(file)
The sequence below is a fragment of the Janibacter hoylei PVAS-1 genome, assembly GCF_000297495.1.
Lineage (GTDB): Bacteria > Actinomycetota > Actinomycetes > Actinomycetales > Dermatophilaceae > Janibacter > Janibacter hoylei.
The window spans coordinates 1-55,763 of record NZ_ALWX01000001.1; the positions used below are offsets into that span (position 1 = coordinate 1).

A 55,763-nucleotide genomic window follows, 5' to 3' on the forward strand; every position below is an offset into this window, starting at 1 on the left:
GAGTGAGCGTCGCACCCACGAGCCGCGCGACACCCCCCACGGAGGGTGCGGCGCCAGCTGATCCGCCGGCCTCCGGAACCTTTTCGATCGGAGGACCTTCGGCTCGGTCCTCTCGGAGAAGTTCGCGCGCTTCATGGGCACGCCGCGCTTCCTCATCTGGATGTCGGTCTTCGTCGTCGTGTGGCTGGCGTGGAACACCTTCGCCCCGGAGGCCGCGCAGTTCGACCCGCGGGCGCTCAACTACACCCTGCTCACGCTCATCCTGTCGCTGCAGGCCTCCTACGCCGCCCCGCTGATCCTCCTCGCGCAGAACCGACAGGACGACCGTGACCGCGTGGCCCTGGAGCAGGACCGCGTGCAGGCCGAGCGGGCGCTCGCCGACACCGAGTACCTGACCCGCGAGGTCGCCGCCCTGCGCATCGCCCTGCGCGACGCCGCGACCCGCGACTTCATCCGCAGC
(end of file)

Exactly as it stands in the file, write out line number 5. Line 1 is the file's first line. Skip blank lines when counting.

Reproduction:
GAGTGAGCGTCGCACCCACGAGCCGCGCGACACCCCCCACGGAGGGTGCGGCGCCAGCTGATCCGCCGGCCTCCGGAACCTTTTCGATCGGAGGACCTTCGGCTCGGTCCTCTCGGAGAAGTTCGCGCGCTTCATGGGCACGCCGCGCTTCCTCATCTGGATGTCGGTCTTCGTCGTCGTGTGGCTGGCGTGGAACACCTTCGCCCCGGAGGCCGCGCAGTTCGACCCGCGGGCGCTCAACTACACCCTGCTCACGCTCATCCTGTCGCTGCAGGCCTCCTACGCCGCCCCGCTGATCCTCCTCGCGCAGAACCGACAGGACGACCGTGACCGCGTGGCCCTGGAGCAGGACCGCGTGCAGGCCGAGCGGGCGCTCGCCGACACCGAGTACCTGACCCGCGAGGTCGCCGCCCTGCGCATCGCCCTGCGCGACGCCGCGACCCGCGACTTCATCCGCAGC